There's something magical about hardware synthesizers: objects of desire, instruments of wonder, exploring uncharted sonic landscapes ushered in by just our hands, fingers and imagination. Although software synths may lack some of that mystique, if we put nostalgia argument aside then it's clear software synthesizers are here to stay, and thanks to leaps in computing power they're better than ever, and often far more reliable than their material brethren - this article is here to round up ten of the best offerings available right now, in alphabetical order:

Arturia Pigments 3

After many years of earning a top reputation for their emulations of some of the best vintage synths, Arturia finally decided to carve its own path with a "from scratch" original design. Although this is a fresh new piece of software they have not entirely abandoned the 'classics', as Pigments combines both vintage and contemporary elements by bringing together classic filters with an oscillator section that explores an entirely uncharted territory for the brand. Wrapping everything up together is a highly flexible modulation system and an intuitive layout that makes it a very appealing option for those looking for new colours for their palette.

Native Instruments MASSIVE X

It was quite a wait, but the long-anticipated update for Native Instrument’s best-selling synthesizer Massive has finally arrived - and it’s no small update. Massive X takes it up several notches to deliver a cutting-edge synth that surpasses the original version and in the process has become an even a bigger hit. Now equipped with more oscillator options than ever, Massive X also revamps its routing system and gives users the freedom to seamlessly patch at any point of the synth's audio/processing path which will enable myriads of modulation possibilities and certainly make both newcomers and old-timers smile.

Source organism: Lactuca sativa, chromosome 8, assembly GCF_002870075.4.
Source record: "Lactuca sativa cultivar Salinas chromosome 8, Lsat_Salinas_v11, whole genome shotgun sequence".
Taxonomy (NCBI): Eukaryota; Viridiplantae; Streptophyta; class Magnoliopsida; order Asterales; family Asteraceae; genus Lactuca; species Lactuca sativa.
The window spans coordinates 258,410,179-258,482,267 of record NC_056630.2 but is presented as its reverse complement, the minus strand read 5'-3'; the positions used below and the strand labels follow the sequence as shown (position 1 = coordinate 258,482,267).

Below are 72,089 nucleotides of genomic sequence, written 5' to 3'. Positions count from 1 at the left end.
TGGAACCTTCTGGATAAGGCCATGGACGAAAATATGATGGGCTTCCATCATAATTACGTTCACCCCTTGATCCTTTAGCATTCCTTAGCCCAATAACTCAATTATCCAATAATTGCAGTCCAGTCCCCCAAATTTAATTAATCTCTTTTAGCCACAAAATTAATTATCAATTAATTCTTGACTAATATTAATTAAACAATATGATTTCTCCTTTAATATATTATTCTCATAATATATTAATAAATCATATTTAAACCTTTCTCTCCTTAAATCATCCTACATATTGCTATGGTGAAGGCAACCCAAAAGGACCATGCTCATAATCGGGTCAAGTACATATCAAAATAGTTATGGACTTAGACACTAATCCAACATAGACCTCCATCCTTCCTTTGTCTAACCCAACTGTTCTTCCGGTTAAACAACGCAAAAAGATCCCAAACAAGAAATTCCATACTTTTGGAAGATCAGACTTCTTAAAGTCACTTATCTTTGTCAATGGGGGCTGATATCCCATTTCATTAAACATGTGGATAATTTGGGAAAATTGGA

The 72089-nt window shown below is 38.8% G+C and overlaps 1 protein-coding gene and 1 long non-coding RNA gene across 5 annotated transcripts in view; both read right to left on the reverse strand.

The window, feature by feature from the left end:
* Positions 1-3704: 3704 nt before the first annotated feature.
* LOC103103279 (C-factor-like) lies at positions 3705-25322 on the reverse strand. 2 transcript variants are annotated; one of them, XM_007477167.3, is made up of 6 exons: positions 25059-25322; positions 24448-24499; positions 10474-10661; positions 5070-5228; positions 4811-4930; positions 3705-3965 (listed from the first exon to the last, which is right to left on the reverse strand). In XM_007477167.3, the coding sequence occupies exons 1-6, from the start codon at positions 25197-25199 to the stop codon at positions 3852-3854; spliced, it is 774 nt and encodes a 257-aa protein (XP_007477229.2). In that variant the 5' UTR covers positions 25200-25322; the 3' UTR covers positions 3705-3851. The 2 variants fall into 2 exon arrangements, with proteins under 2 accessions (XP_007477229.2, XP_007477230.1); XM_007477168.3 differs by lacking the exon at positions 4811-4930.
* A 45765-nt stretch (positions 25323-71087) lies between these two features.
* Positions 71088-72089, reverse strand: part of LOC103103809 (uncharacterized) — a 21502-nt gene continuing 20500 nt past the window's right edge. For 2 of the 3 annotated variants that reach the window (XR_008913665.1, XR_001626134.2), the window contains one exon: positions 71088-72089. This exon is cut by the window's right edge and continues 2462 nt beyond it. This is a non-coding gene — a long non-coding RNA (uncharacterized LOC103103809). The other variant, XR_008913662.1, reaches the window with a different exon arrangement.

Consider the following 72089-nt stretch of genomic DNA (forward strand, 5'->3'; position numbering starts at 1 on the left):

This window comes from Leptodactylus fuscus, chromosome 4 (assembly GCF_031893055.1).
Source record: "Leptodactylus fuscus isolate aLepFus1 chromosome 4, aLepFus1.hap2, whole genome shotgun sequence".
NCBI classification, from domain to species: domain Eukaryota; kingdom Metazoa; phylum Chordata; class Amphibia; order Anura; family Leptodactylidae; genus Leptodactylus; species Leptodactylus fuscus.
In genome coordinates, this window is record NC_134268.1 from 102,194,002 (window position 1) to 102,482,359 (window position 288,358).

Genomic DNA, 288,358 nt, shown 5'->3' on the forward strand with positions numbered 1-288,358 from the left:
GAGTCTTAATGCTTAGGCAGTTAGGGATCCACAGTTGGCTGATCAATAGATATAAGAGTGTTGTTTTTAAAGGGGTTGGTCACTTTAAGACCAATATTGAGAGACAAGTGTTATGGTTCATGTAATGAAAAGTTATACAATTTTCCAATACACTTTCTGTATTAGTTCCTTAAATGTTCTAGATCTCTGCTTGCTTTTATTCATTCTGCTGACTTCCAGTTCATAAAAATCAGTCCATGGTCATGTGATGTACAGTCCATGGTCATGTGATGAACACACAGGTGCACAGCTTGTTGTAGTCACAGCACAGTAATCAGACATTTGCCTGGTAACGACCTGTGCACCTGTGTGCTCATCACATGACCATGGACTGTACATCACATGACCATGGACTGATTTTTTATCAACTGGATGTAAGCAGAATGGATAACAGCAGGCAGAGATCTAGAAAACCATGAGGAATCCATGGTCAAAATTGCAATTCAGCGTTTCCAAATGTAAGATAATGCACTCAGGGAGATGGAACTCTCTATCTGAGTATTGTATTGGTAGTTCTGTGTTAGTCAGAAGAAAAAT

Native Instruments Reaktor 6

A true reference point when it comes to virtual modular synths, Reaktor has stood the test of time and thanks to some key updates it arrives in its sixth iteration in the best form of its comparatively long life. Now capable of integrating with “real”(hardware) modular synths and easier to approach in general with the introduction of the 'Blocks' modules, it's safe to say Native Instruments hasn’t been seriously challenged with this type of modular virtual instrument, and yet this fact hasn’t stopped them from pursuing much continual improvement of their flagship patchmaker.

Reveal Sound Spire

Up-and-coming developers Reveal Software made quite a splash with Spire, their debut virtual synthesizer that displays quite a robust feature set and has quickly found its way into many of our members’ plug-in folders. At its core lies a set of four 'polymorphing' oscillators that can produce nearly any sound, combining analog and digital techniques in a soft synth that delivers on both the versatility and sound quality fronts. Don't let the lack of name recognition put you off - these guys could very well be the next big thing.

Spectrasonics Omnisphere 2.6

Spectrasonics Omnisphere is far more than a mere virtual instrument, it’s a sound-making powerhouse and offers one of the biggest synthesizer catalogues in software form - that makes it a preferred choice for those looking for a "one synth to rule them all" solution. A recent update enabled both the control and also the sonic integration of hardware synths for a tactile and very unique sound design experience, and it also got even bigger with the arrival of Keyscape a few years ago, a standalone 'dream keyboard rig' virtual instrument which can also fully integrate into Omnisphere to give you near limitless sound design possibilities.